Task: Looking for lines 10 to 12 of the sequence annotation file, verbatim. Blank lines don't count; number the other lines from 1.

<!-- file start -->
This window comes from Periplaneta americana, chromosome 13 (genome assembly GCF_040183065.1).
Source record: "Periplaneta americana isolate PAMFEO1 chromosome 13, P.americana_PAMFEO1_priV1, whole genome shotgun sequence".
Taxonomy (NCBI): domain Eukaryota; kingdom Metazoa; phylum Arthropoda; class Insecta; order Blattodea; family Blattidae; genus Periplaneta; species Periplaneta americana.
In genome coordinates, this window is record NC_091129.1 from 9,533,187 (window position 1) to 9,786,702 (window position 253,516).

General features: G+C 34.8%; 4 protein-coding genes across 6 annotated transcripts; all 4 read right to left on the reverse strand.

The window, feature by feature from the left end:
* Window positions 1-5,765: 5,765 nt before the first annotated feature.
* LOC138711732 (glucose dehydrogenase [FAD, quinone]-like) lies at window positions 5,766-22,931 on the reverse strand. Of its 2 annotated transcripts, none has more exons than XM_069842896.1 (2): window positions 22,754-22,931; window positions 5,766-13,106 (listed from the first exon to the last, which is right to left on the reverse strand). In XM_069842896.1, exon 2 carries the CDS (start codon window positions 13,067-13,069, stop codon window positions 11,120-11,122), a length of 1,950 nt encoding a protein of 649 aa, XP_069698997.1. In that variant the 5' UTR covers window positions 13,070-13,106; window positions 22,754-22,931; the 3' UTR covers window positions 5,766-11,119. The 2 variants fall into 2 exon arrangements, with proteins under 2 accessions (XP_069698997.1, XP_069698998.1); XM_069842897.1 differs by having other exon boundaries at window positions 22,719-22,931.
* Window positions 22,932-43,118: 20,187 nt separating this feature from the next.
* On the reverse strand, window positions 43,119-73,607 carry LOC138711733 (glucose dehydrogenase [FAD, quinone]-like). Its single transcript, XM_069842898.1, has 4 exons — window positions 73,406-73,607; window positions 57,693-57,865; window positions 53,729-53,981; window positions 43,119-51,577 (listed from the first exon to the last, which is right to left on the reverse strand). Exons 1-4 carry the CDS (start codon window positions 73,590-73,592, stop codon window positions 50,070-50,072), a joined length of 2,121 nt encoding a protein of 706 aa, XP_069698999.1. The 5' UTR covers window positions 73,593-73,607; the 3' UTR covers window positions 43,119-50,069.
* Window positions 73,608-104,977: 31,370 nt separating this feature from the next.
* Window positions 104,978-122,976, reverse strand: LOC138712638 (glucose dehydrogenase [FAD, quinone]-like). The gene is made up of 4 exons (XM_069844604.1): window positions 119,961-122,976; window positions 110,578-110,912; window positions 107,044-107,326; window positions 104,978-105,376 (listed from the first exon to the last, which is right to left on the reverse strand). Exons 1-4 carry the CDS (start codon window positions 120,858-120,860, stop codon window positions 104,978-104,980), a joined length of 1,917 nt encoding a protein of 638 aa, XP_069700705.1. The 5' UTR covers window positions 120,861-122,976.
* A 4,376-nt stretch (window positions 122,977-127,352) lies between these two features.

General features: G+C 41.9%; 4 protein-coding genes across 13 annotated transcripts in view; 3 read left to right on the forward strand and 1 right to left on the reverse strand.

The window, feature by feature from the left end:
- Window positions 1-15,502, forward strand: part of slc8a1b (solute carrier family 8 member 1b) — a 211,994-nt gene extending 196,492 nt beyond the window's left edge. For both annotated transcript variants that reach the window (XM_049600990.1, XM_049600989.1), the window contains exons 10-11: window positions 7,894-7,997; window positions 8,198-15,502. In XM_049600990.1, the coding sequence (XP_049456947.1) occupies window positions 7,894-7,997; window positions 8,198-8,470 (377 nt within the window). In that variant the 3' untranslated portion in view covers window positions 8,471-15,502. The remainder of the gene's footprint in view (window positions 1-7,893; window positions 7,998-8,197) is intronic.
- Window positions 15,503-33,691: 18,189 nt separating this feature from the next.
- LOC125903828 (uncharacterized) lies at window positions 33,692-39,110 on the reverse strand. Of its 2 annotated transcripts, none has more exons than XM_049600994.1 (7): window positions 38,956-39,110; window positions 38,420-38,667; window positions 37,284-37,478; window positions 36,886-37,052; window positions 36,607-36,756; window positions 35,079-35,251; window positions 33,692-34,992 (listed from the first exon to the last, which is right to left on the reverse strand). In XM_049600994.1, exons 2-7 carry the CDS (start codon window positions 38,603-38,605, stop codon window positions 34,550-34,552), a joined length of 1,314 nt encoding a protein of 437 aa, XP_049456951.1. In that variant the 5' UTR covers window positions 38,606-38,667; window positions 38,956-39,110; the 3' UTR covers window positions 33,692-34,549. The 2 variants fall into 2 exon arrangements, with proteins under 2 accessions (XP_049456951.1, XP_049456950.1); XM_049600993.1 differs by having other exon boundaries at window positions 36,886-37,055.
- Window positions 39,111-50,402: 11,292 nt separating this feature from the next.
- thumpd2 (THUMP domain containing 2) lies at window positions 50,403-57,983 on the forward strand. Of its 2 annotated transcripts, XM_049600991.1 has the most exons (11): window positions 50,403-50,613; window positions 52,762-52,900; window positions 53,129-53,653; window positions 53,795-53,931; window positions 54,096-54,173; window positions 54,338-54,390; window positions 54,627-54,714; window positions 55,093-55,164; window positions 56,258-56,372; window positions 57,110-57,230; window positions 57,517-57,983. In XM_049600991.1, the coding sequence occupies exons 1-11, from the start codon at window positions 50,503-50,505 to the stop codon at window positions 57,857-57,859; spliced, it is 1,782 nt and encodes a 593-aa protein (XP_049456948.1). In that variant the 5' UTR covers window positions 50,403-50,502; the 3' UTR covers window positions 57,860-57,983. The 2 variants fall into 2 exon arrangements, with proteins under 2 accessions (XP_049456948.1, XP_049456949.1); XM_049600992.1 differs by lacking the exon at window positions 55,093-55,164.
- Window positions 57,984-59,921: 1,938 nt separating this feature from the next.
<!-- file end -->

* On the reverse strand, window positions 43,119-73,607 carry LOC138711733 (glucose dehydrogenase [FAD, quinone]-like). Its single transcript, XM_069842898.1, has 4 exons — window positions 73,406-73,607; window positions 57,693-57,865; window positions 53,729-53,981; window positions 43,119-51,577 (listed from the first exon to the last, which is right to left on the reverse strand). Exons 1-4 carry the CDS (start codon window positions 73,590-73,592, stop codon window positions 50,070-50,072), a joined length of 2,121 nt encoding a protein of 706 aa, XP_069698999.1. The 5' UTR covers window positions 73,593-73,607; the 3' UTR covers window positions 43,119-50,069.
* Window positions 73,608-104,977: 31,370 nt separating this feature from the next.
* Window positions 104,978-122,976, reverse strand: LOC138712638 (glucose dehydrogenase [FAD, quinone]-like). The gene is made up of 4 exons (XM_069844604.1): window positions 119,961-122,976; window positions 110,578-110,912; window positions 107,044-107,326; window positions 104,978-105,376 (listed from the first exon to the last, which is right to left on the reverse strand). Exons 1-4 carry the CDS (start codon window positions 120,858-120,860, stop codon window positions 104,978-104,980), a joined length of 1,917 nt encoding a protein of 638 aa, XP_069700705.1. The 5' UTR covers window positions 120,861-122,976.